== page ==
According to its just-published statement of account for July, the Bank for International Settlements has nearly ended its gold swap business, which it has been operating since 2009.
The July statement --
-- shows that the bank's gold swaps fell from 202 tonnes as of June 30 to just 56 tonnes as of July 29. Last July the bank's gold swaps stood at 502 tonnes, a decline of 89% for the year.
The decline hastened substantially in February this year, possibly corresponding with the increasing compliance of bullion banks with "Basel III" regulations on collateral for the banks' obligations in gold.
Once again it is evident that the BIS remains an active trader of significant volumes of gold swaps on a regular basis, and the latest data shows that the downward trend in the bank’s swaps is accelerating. If the current rate of decline is maintained, the BIS may be carrying no gold swaps at all by the end of the year, or even by the end of this month.
But the BIS is unlikely to provide any explanation for its use of gold swaps.
... Historical context ...
The BIS rarely comments publicly on its gold activities, but its first use of gold swaps was considered important enough to cause the bank to give some background information to the Financial Times for an article published July 29, 2010, coinciding with publication of the bank's 2009-10 annual report.
The general manager of the BIS at the time, Jaime Caruana, said the gold swaps were "regular commercial activities" for the bank, and he confirmed that they were carried out with commercial banks and so did not involve central banks.
It also seems highly likely that the BIS' remaining swaps are still all made with commercial banks, because the BIS annual report has never disclosed a gold swap between the BIS and a major central bank.
The swap transactions potentially create a mismatch at the BIS, which may end up being long unallocated gold (the gold held in BIS sight accounts at major central banks) and short allocated gold (the gold required to be returned to swap counterparties). This possible mismatch has not been reported by the BIS.
The gold banking activities of the BIS have been a regular part of the services it offers to central banks since the establishment of the bank 90 years ago. The first annual report of the BIS explains these activities in some detail:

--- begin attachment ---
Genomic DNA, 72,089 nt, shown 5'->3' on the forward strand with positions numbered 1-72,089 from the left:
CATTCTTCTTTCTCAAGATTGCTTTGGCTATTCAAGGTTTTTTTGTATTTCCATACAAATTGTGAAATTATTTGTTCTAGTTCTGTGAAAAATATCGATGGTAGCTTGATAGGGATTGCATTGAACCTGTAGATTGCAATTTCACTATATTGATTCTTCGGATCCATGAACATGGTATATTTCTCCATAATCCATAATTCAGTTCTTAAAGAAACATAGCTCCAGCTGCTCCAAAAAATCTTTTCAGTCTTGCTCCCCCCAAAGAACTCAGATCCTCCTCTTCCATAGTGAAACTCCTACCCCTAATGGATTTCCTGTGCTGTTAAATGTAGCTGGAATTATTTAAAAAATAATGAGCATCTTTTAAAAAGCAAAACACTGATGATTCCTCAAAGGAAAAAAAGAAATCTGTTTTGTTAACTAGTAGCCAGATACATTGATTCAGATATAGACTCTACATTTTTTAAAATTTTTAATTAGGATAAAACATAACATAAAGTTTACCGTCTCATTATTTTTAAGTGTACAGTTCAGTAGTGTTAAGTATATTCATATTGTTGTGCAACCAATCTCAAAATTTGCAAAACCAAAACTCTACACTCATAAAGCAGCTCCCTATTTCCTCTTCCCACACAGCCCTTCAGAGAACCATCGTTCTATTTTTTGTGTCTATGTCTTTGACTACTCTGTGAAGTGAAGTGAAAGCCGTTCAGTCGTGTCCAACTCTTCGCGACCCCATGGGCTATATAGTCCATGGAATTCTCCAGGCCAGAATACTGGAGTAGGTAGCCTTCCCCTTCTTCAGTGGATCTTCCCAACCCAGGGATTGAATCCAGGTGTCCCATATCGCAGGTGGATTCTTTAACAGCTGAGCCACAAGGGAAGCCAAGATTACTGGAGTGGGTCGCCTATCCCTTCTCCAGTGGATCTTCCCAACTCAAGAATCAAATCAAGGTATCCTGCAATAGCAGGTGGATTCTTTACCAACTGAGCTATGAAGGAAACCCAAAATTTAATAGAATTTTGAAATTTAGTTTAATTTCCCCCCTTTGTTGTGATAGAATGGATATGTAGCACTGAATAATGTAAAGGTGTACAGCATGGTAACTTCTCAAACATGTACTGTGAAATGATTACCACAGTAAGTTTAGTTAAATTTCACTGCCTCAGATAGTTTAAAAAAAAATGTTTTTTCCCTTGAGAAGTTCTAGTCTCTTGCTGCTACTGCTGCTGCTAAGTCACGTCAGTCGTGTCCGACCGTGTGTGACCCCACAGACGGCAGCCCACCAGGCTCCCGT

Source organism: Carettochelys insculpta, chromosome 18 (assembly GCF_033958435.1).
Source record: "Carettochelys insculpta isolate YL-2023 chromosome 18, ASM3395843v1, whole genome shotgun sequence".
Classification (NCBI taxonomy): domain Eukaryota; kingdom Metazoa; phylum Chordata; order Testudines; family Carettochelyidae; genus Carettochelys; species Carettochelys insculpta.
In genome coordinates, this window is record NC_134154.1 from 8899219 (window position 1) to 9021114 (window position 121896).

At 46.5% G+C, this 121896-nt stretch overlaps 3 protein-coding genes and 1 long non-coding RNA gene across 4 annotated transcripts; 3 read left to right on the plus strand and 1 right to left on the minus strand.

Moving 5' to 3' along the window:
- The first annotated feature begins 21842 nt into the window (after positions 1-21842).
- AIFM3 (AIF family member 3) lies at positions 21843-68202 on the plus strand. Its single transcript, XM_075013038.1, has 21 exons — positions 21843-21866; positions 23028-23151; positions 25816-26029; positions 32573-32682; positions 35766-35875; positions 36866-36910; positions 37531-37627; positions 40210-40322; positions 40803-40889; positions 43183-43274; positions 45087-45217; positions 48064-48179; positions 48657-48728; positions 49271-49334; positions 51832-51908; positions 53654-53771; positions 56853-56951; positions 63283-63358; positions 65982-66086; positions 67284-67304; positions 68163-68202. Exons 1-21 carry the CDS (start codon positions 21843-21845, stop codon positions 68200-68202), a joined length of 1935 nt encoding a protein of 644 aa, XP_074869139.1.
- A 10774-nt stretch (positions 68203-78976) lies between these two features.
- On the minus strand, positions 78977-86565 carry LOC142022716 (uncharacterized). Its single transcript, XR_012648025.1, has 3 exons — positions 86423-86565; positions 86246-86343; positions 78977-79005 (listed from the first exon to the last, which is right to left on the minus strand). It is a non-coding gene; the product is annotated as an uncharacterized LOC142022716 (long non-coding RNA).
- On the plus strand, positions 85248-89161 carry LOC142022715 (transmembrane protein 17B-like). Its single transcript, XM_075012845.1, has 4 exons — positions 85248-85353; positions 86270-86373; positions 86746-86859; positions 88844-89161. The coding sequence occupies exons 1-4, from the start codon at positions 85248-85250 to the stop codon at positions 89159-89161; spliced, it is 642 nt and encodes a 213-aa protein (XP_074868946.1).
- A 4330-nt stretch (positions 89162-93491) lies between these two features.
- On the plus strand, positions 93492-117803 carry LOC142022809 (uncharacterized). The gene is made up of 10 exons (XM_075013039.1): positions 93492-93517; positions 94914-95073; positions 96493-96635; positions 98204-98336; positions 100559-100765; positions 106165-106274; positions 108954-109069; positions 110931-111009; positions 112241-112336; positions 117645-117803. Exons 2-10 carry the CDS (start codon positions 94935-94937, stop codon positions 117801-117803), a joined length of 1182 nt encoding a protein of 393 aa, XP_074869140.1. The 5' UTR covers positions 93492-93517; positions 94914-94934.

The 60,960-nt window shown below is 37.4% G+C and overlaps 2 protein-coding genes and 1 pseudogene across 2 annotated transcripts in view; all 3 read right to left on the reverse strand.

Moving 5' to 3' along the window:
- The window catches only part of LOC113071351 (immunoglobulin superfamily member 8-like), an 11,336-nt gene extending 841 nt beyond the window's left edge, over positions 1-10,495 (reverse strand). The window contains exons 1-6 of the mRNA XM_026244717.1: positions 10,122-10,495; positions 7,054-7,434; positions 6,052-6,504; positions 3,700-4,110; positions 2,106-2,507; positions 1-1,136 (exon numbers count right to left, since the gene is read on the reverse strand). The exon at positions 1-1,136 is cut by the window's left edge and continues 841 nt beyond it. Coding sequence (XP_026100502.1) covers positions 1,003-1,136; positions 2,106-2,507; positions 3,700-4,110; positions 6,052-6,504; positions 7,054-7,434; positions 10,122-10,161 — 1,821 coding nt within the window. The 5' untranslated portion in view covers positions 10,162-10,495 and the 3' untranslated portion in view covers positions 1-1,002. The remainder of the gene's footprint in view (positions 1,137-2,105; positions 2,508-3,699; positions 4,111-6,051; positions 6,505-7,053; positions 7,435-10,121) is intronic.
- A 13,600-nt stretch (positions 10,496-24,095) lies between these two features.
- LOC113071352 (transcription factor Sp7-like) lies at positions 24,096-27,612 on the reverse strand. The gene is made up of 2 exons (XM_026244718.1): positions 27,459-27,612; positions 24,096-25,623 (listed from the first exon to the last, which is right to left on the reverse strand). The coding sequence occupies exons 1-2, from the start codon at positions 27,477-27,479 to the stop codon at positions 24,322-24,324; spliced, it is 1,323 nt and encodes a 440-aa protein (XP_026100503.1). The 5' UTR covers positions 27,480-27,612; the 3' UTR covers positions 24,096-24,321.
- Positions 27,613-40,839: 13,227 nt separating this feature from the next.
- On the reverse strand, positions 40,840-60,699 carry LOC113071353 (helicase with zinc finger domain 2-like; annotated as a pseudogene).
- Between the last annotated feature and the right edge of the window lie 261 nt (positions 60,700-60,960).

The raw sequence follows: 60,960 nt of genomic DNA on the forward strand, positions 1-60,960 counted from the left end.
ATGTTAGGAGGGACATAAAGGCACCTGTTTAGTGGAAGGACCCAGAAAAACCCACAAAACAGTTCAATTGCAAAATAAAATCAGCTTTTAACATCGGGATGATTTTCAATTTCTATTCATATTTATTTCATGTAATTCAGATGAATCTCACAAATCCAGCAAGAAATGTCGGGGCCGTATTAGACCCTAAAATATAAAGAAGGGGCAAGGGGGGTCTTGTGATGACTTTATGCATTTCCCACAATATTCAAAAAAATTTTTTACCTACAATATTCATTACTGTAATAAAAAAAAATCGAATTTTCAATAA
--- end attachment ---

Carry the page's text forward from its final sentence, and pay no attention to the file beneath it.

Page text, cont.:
A June 2008 presentation made by the BIS to recruit central bank members at its headquarters in Basel, Switzerland, noted that the bank's services to its members include secret interventions in the gold and foreign exchange markets:
The use of gold swaps to take gold held by commercial banks and then deposit it in gold sight accounts held in the name of the BIS at major central banks doesn't appear ever to have been as large a part of the BIS' gold banking business as it has been in recent years.
As of March 31, 2010, excluding gold owned by the BIS, there were 1,706 tonnes held in gold sight accounts at major central banks in the name of the BIS, of which 346 tonnes or 20% were sourced from gold swaps from commercial banks.
If the BIS was adopting the level of disclosures made by publicly held companies, such as commercial banks, some explanation of these changes probably would have been required by the accounting regulators. This irony may not be lost on those dealing with regulatory activities at the BIS. Presumably the shrinkage of the BIS' gold banking business shows that even central banks now prefer to hold their own gold or hold it in earmarked form -- that is, as allocated gold.
A review of Table B below highlights recent BIS activity with gold swaps, and despite the recent declines, the recent positions estimated from the BIS monthly statements remained earlier this year and the volume of trading has been significant.
No explanation for this continuing use of swaps has been published by the BIS. Indeed, no comment on the bank's use of gold swaps has been offered since 2010.
This gold is supplied by bullion banks via the swaps to the BIS. The gold is then deposited in BIS gold sight accounts (unallocated gold accounts) at major central banks such as the Federal Reserve.